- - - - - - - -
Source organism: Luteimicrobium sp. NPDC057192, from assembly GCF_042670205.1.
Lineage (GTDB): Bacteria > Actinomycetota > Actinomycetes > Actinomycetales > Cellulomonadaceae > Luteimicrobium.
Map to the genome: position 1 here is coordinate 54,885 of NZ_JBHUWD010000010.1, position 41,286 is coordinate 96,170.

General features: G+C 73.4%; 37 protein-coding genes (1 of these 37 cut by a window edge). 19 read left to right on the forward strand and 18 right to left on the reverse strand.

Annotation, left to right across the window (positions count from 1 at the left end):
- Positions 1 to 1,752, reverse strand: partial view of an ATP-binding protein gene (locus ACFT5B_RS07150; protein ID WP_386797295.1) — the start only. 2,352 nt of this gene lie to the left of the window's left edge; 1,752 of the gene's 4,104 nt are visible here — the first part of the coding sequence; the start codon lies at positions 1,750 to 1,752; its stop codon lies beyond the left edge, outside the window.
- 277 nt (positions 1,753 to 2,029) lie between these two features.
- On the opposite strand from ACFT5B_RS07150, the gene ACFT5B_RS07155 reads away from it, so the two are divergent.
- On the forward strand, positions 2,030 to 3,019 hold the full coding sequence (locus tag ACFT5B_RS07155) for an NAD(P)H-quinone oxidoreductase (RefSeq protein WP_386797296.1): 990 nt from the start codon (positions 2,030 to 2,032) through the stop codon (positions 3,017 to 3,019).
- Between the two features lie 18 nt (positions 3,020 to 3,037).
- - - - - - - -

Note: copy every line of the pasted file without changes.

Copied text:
Source organism: Luteimicrobium sp. NPDC057192, from assembly GCF_042670205.1.
Lineage (GTDB): Bacteria > Actinomycetota > Actinomycetes > Actinomycetales > Cellulomonadaceae > Luteimicrobium.
Map to the genome: position 1 here is coordinate 54,885 of NZ_JBHUWD010000010.1, position 41,286 is coordinate 96,170.

General features: G+C 73.4%; 37 protein-coding genes (1 of these 37 cut by a window edge). 19 read left to right on the forward strand and 18 right to left on the reverse strand.

Annotation, left to right across the window (positions count from 1 at the left end):
- Positions 1 to 1,752, reverse strand: partial view of an ATP-binding protein gene (locus ACFT5B_RS07150; protein ID WP_386797295.1) — the start only. 2,352 nt of this gene lie to the left of the window's left edge; 1,752 of the gene's 4,104 nt are visible here — the first part of the coding sequence; the start codon lies at positions 1,750 to 1,752; its stop codon lies beyond the left edge, outside the window.
- 277 nt (positions 1,753 to 2,029) lie between these two features.
- On the opposite strand from ACFT5B_RS07150, the gene ACFT5B_RS07155 reads away from it, so the two are divergent.
- On the forward strand, positions 2,030 to 3,019 hold the full coding sequence (locus tag ACFT5B_RS07155) for an NAD(P)H-quinone oxidoreductase (RefSeq protein WP_386797296.1): 990 nt from the start codon (positions 2,030 to 2,032) through the stop codon (positions 3,017 to 3,019).
- Between the two features lie 18 nt (positions 3,020 to 3,037).